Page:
Picture this – you just settled the issues of custody and parenting time with your former spouse, and now she suddenly wants to move with the kids to another state, or to the complete opposite side of New Jersey (for those living in North Jersey, the trip down to South Jersey can take far longer than driving over the border into Manhattan).  You had no idea that this was going to happen and, perhaps, your ex-spouse even played coy about her plans for where she was going to live once the case is over.  What do you do?  Are you stuck based on what you agreed to in the settlement agreement?

Custody disputes and negotiations are oftentimes the most emotionally charged aspects of a divorce matter.  Decisions as to both legal custody (major decision making impact the child’s health, safety, and general welfare), and residential custody (where the child will live), are never to be taken lightly.  During the course of a custody dispute, the issue of relocation will commonly arise so as to determine whether either parent has any plans or intentions to move with the children after the divorce to an area different from where they lived during the marriage.

Importantly, however, a custodial expert and, if the matter goes to trial, a family part judge, must first address the issue of custody and parenting time before moving onto the issue of relocation.  In fact, the Supreme Court provided in its seminal case of Baures v. Lewis that “A removal case is entirely different from an initial custody determination.  When initial custody is decided, either by judicial ruling or by settlement, the ultimate judgment is squarely dependent on what is in the child’s best interests . . . Whoever can better advance the child’s interests will be awarded the status of custodial parent.”

What, then, is the importance of the initial custody determination on relocation?  Simply put – it is very important, because the legal standard that a court will utilize to determine whether a parent should be able to relocate with the children will depend, in large part, on whether that parent is a primary residential custodian, or joint residential custodian.

Without going into great detail, a primary residential custodian’s request to relocate interstate is analyzed under a standard more favorable to that parent, where the requesting parent need only show that there is 1) a good faith reason for the move, and 2) the proposed move will not be inimical to the child’s interests.  Within that standard, a court will look at several factors to determine whether the relocation request should be granted.

Even more liberal is the court’s view towards a primary residential custodian’s request to relocate within New Jersey – intrastate – to the point that it is not even considered a “removal.”  Approval to move to another part of the State is not even required!  Rather, the relocation may constitute what is known as a “substantial change in circumstances” meriting a modification to the existing cusodial and parenting time arrangement.  If the move is inimical to the child’s best interests, the factors used to analyze an interstate relocation request come into play to determine whether a modification should occur.  By great contrast, if the parents are joint residential custodians, the request to relocate will be analyzed under the far more balanced “best interests of the child” analysis.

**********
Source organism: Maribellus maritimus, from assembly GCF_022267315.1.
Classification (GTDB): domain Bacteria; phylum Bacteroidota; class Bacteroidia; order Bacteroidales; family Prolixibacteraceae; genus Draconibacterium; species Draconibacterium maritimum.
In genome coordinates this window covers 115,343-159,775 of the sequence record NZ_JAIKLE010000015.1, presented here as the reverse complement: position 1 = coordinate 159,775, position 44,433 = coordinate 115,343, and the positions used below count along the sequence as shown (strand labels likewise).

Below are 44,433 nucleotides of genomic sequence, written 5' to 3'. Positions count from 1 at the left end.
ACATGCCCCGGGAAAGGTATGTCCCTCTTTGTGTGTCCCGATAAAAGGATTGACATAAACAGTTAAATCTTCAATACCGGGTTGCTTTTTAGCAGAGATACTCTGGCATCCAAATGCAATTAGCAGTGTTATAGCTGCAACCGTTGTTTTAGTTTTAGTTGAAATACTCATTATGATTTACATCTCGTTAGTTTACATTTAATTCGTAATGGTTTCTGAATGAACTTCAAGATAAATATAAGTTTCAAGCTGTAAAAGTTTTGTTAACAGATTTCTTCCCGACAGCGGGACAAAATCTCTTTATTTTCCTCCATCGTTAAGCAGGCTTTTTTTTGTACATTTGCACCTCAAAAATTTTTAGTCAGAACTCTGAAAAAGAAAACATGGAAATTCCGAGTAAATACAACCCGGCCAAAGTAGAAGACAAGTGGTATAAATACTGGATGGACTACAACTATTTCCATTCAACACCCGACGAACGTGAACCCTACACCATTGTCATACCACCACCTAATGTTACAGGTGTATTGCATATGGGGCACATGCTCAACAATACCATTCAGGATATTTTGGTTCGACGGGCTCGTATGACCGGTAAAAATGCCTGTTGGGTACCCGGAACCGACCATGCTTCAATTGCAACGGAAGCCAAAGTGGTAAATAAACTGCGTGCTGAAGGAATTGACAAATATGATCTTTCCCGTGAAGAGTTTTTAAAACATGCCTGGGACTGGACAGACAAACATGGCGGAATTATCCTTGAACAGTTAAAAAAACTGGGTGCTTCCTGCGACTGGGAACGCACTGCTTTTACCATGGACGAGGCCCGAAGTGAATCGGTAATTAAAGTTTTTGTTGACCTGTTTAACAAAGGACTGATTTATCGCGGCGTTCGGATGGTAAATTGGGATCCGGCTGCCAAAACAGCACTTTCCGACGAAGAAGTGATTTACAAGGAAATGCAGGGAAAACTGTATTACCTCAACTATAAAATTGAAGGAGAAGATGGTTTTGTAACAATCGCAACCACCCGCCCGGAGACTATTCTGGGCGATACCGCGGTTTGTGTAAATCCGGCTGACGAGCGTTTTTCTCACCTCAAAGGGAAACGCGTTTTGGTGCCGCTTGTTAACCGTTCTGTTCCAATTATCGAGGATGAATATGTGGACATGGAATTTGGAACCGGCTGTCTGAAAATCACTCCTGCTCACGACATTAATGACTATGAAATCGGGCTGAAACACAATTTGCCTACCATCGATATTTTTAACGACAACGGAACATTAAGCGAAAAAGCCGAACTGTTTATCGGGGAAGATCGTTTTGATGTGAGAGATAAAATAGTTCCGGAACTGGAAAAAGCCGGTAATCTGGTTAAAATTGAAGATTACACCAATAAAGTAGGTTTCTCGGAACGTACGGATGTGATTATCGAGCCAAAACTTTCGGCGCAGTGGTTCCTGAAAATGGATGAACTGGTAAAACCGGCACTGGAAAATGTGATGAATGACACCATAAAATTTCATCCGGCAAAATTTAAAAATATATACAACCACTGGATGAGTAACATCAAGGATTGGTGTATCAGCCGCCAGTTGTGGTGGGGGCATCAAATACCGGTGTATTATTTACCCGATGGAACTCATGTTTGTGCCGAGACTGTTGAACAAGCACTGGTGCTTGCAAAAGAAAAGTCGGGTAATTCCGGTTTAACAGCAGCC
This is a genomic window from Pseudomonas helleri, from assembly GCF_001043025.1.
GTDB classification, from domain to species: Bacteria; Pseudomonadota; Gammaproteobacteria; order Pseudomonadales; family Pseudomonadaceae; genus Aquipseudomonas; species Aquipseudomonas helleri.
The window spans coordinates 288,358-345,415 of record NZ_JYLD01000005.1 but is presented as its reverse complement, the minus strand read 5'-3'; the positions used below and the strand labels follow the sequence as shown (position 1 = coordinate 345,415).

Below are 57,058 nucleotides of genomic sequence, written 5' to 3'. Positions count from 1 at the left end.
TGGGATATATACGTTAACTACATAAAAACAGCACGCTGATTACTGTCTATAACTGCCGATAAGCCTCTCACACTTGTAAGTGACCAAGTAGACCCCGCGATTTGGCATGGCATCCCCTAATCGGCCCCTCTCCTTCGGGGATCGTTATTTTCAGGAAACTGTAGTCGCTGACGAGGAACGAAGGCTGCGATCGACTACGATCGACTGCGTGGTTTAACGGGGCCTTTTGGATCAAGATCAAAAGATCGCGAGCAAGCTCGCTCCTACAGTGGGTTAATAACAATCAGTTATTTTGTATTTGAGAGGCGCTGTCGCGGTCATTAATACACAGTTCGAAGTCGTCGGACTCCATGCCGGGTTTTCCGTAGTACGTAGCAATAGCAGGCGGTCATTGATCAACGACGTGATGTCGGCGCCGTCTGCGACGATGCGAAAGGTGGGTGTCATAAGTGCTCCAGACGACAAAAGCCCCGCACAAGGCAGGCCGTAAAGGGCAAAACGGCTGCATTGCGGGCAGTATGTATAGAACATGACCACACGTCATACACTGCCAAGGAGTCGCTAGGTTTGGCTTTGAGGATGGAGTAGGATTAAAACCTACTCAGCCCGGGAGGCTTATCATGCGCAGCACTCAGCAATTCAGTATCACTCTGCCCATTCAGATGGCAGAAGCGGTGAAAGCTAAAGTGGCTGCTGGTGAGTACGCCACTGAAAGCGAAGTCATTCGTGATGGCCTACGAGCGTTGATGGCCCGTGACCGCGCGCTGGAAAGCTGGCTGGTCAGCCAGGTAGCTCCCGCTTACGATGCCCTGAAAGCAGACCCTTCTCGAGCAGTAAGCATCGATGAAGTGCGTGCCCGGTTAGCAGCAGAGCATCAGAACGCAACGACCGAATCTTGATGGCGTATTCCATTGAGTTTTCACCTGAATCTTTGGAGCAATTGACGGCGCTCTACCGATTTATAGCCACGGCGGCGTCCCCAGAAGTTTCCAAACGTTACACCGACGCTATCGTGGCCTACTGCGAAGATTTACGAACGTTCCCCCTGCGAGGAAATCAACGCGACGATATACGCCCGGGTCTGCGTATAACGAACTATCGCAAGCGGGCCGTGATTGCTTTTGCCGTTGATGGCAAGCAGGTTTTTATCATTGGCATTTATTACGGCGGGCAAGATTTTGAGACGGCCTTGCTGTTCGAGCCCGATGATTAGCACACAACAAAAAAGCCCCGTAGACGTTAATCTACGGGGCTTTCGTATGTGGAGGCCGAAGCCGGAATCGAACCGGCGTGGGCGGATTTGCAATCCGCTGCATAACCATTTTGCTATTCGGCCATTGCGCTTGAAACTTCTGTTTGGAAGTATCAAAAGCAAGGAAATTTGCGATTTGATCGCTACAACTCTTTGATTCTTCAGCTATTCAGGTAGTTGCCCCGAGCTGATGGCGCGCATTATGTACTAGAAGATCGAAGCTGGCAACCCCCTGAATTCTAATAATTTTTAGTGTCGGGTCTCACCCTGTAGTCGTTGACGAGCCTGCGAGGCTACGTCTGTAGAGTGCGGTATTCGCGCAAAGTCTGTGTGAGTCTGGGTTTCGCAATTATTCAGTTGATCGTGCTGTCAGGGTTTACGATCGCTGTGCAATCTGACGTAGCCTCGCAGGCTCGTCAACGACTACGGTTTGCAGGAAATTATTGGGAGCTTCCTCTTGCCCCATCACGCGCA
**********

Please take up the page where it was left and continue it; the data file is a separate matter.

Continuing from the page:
It should come as no surprise, as a result, that some litigants will actually seek to deceive (or fraudulently induce) their ex-spouse during the course of custody and parenting time negotiations so as to obtain the primary residential custodian designation that will then render far easier a subsequent request to relocate.  Thus, while dad is under the belief that the kids are going to be living with mom somewhere near him, or near where they lived together during the marriage, mom may secretly have other plans in mind.

Not many reported cases have dealt with this issue.  In Shea v. Shea, a 2005 decision, mom sought to relocate to another state merely 3 months after the parties resolved custody and parenting time.  Dad objected, asserting that mom had used the custody negotiations as a “subterfuge in that she planned to seek removal shortly after the divorce was entered.”  The court held that dad could attempt to prove his allegations against mom if she fulfilled her initial burden to procure the court’s consent to the interstate removal – good faith and the move not being inimical to the child’s interests.  The same process would similarly occur in the course of an intrastate relocation request.  The court provided that if a determination was made that the parent requesting relocation sought such a strategic advantage against the other parent, then the court should return the non-custodial parent to equal footing with the custodial parent and review the request for relocation under the “best interests analysis” referenced above.

Thus, while it seems like a mountain to climb after an agreement has already been reached on custody and parenting time, the parent opposing relocation under such circumstances does have the ability to protect himself and his relationship with the children by proving what the other parent has done.